31 weeks of pregnancy: your baby is as big as a firstname.lastname@example.org
How big is the baby during 31 weeks of pregnancy?
By 31st week of pregnancy, weighing in at 3-plus pounds and measuring about 16 inches long, your baby is quickly approaching his birth length — though he’s got to pack on another 3 to 5 pounds before the delivery day.
The following are the body parts which are being developed during 31 weeks of pregnancy:
- Your baby’s reproductive system continues to develop. In boys, testicles are moving from the kidneys through the groin to the scrotum. In girls, her clitoris is evident, but her labia are still developing to cover it.
- Your baby’s lungs are now more developed but are not completely mature.
- As tons of brain connections grow, your baby is already using all of his/her five senses.
Symptoms you might experience during 31 weeks of pregnancy:
More frequent urination
Your uterus puts more pressure on your bladder in the third trimester, giving it less room to store urine.
That burgeoning belly can also do a number on your back as it curves to accommodate the load. If you haven’t by now, now is the time to include some prenatal yoga into your exercise regimen. The stretches will calm your back — and your mind!
Your shifting posture, your increasing girth and your lack of concentration may make you clumsier these days.
Welcome the mommy-to-be brain — a state that’s a consequence of shrinking brain cell capacity in the third trimester. Don’t worry — your brain cells go back to usual a few months after delivery. Don’t stress out about your foggy memory, since stress just makes it worse. Write things down or program them into your smartphone and delegate responsibility if possible.
This is one more common third trimester distress, caused by a group of other conditions, such as leg cramps, heartburn, recurrent urination and anxiety, with a surge of pregnancy hormones. If tension keeps you tossing and turning all night, talk it out with friends or your partner during the day.
If tension is twisting your head up in knots, try spending a few minutes in a dark, quiet room. If you’re at work, close your eyes and put your feet up for 15 minutes. It’s also generally safe to take acetaminophen occasionally when nothing else seems to relieve the pain.
Body changes observed during this week:
Along with heaviness on your diaphragm from the upper end, your uterus is also pushing against your bladder down on the lower end. As a result, you may feel like you have to urinate frequently. And you may urinate just a little when you sneeze or laugh too hard.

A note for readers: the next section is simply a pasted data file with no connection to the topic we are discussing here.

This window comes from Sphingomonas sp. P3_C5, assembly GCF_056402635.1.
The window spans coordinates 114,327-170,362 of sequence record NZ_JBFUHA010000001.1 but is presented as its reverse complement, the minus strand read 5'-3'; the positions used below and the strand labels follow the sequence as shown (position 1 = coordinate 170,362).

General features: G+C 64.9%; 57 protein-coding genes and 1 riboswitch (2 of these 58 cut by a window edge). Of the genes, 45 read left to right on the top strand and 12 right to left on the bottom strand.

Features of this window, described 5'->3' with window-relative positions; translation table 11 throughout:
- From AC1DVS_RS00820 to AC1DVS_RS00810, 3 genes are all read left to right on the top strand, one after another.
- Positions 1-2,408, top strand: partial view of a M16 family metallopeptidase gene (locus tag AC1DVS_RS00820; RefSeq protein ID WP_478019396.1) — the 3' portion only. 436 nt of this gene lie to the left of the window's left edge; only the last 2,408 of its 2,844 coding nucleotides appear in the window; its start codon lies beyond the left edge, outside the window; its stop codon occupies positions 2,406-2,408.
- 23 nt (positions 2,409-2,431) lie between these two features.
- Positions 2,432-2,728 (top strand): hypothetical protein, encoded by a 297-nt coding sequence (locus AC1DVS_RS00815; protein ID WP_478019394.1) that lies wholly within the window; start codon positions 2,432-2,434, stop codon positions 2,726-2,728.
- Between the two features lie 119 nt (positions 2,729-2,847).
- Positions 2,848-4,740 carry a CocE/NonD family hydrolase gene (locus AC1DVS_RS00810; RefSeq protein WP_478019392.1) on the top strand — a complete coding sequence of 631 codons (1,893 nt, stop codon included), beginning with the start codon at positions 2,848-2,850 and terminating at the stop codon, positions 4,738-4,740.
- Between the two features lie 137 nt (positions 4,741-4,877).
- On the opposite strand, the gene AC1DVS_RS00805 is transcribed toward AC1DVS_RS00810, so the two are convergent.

However, this probably won’t be a problem once your uterus stops pushing against your bladder after you deliver. For some women, though, pregnancy’s stress on the pelvic muscles deteriorates those muscles, so a slight incontinence when chuckling or coughing remains after the pregnancy.
Seepage of another kind may also be an issue around week 31. A soft fluid called colostrum can begin to leak from the breasts before and soon after delivery. It’s denser than breast milk, so purchasing some breast pads for inside your bra may be a good idea.
Colostrum may only leak once in a while, or it may never seem to appear during pregnancy. Both conditions are normal. Colostrum discharge is just a sign that your body is getting prepared to deliver and then nurture a new-born baby.
Call the doctor immediately if you observe anyone of the following symptoms:
You should inform your healthcare provider any time you feel severe pain during your pregnancy. You may start to feel Braxton-Hicks contractions this week. These harmless contractions that occur when the uterus stiffens.
Preeclampsia is more likely to grow now that you are further along in the pregnancy, but could happen soon or even, seldom, postpartum. Preeclampsia is a potentially grave pregnancy problem for you and your baby. It can result in damage to your organs, especially the kidneys.
Tests which are conducted during 31 weeks of pregnancy:
Your midwife or doctor will measure the size of your womb and crisscross which way up the baby is at every gynecological visit. They will also measure your blood pressure, test your pee for protein and discuss the results of any screening tests from your previous appointment. If you experience vaginal bleeding or severe itching, see your doctor immediately.
Foods that should be consumed during 31 weeks of pregnancy:
2. Red Meat
4. Dairy Products
5. Leafy Vegetables
6. Peanut Butter
Foods that should be avoided during pregnancy:
1. Unpasteurised Milk
3. Alcohol and Tobacco
4. Fried Foods
5. Shark, Marlin, and Swordfish
6. Liver and Cured Meats
7. Soft Cheese
Drugs that should be avoided during pregnancy:
Several medicines may damage your baby if you have them when you are pregnant. Avoid taking any medicines, herbs, vitamins, or supplements without first discussing with your healthcare provider. Never use banned or street drugs (such as marijuana or cocaine) during pregnancy.